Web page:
The truth is that “social media” platforms are contributing mightily to the spread of the jihadi propaganda as we hear on a daily basis now.  What we don’t hear is how these social media platforms profit from the propaganda from it to one degree or another.  Can Facebook say with certainty that ISIS hasn’t ever boosted a post?  Does Google have any idea who they are sharing revenue with on these channels?

As Ms. Johnson told the House of Commons:

A very brief look at what was available on social media enabled me to come across deeply offensive and worrying videos and tweets. I am very pleased that we are proscribing the organisations that produced them, but I think that the Minister should bear in mind that social media companies are making such videos and tweets available for everyone to see, and consider what more can be done about those companies.

It’s not just the UK.  France is hoping to make internet companies such as Google and Facebook accountable for social media posts promoting terrorism, Bloomberg reports.

The French government is mounting pressure on web companies to take responsibility for online hate speech as the nation battles against extremist groups in the wake of the Charlie Hebdo massacre.

Bloomberg reports that President Hollande spoke in Paris on Tuesday about a new law that would make internet operators “accomplices” of such offences — making a racial statement is a crime in France. A draft of the legislation could be made next month and challenges messages across social media platforms.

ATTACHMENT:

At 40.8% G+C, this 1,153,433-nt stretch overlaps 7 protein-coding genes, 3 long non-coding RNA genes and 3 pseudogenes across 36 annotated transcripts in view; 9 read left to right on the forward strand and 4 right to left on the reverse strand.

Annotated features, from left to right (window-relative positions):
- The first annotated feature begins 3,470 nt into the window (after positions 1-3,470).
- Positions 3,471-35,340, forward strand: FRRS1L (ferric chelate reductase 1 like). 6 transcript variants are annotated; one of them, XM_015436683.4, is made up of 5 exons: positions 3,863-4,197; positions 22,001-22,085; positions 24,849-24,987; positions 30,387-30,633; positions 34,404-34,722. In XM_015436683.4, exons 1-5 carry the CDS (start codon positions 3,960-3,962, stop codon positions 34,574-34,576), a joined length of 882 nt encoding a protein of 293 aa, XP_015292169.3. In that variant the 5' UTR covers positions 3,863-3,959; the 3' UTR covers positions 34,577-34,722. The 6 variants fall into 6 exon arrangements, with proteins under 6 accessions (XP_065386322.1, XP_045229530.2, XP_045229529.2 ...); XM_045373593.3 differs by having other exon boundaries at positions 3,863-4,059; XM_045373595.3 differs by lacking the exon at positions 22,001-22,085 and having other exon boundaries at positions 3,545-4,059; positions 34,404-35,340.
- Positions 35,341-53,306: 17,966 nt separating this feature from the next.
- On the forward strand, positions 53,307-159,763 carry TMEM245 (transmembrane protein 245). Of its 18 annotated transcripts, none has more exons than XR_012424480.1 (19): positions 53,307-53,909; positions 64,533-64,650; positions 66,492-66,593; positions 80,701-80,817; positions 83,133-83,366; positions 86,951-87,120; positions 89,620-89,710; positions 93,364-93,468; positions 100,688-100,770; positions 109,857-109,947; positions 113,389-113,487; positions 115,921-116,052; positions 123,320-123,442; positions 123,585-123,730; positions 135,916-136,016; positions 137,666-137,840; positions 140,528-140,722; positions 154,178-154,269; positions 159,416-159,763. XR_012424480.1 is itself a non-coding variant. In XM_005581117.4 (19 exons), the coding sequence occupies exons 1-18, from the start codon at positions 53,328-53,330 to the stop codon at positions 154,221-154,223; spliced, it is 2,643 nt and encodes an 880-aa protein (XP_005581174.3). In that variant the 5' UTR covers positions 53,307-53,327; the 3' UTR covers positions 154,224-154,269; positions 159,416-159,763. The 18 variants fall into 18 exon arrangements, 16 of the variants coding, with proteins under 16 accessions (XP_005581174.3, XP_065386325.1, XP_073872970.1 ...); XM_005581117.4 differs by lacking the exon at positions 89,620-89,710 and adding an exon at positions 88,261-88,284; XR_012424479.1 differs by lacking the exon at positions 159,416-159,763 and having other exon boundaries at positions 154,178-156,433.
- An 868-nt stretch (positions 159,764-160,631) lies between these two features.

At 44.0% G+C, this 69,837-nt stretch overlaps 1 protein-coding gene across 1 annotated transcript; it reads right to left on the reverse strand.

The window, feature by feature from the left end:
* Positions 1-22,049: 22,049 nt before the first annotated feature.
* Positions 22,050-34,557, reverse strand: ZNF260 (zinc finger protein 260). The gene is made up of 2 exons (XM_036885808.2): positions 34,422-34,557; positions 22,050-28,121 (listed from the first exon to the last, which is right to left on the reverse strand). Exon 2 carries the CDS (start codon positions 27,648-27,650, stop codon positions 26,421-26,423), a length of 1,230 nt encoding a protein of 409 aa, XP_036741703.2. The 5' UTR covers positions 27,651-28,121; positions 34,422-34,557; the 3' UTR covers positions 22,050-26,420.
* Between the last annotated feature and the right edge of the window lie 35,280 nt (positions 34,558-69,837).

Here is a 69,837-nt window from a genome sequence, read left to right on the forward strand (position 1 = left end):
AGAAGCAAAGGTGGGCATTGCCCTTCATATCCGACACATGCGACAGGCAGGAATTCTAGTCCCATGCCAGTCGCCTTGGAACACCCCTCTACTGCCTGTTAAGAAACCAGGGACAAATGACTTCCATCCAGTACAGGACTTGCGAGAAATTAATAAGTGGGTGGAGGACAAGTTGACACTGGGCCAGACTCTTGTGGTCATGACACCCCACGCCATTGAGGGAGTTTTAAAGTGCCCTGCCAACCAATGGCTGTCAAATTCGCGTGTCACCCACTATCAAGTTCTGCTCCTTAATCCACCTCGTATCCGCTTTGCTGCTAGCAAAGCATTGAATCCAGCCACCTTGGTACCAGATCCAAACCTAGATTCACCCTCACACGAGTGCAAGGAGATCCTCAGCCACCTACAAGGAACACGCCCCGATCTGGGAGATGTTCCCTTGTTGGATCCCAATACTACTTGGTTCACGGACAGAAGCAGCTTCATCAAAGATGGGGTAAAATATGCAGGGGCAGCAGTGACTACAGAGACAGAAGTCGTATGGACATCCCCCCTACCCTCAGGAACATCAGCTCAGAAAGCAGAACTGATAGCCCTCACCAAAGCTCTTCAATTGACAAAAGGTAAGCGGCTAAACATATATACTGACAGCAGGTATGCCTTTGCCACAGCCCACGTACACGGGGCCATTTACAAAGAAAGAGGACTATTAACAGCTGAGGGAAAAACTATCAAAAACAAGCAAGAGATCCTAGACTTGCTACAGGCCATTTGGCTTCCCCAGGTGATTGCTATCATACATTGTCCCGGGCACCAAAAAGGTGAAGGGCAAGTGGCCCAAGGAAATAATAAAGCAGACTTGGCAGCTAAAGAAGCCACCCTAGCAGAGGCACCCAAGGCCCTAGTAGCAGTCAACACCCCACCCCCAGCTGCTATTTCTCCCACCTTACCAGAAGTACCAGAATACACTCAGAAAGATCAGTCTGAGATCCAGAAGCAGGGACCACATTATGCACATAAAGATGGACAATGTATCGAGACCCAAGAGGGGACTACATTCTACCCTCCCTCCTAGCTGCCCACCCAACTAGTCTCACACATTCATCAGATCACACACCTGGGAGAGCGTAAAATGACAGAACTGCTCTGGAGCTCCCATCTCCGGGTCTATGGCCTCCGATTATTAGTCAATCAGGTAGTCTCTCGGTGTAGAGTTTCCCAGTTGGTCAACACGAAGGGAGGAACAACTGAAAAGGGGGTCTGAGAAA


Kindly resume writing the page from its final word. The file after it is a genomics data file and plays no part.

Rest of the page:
The president was talking at a memorial for Jews deported in World War II. He said that social media sites “can no longer close their eyes if they are considered accomplices of what they host,” and added: “We must act at the European and international level to define a legal framework so that Internet platforms which manage social media be considered responsible, and that sanctions can be taken.”

Let’s be clear–I’m not saying that Google seeks out these videos.  I’m saying that if they didn’t want the videos to be there, they have the means and the ability to keep them off, and they certainly have the capability to not monetize the jihad.

But they don’t.  And that’s just the way it is.

UPDATE:  CNN is now reporting on YouTube selling advertising against jihadi videos:  “These Ads Ran Before ISIS Videos

  1. February 27, 2015 at 10:35

    Or maybe Google is aware of the 1st Amendment?

  2. Chris Castle
    February 28, 2015 at 12:27

    Remember, the issue is not only with the speech, it’s also with the deceiving the advertiser. Google deceives advertisers constantly, and probably owes a stunning amount of money in refunds for breaches of their own Adsense contracts. The First Amendment doesn’t protect Google from those refunds.

    If Google is selling advertising on jihadi YouTube channels and sharing the revenue with terrorist organizations, then the First Amendment doesn’t protect them from that, either. Neither does the CDA or the DMCA. This is, I would suggest, exactly why they are suing Mississippi Attorney General Jim Hood–and trying to send a message to every other state law enforcement officer.

    The law is clear on this, the First Amendment doesn’t protect crimes and Google does not get a pass, which is why Google takes down these videos. The question is why do the videos get up there in the first place.

    See this informative letter from Floyd Abrams, the leading US First Amendment lawyer.
    http://www.musictechpolicymonthly.com/cropper/floydabramssopaletter.pdf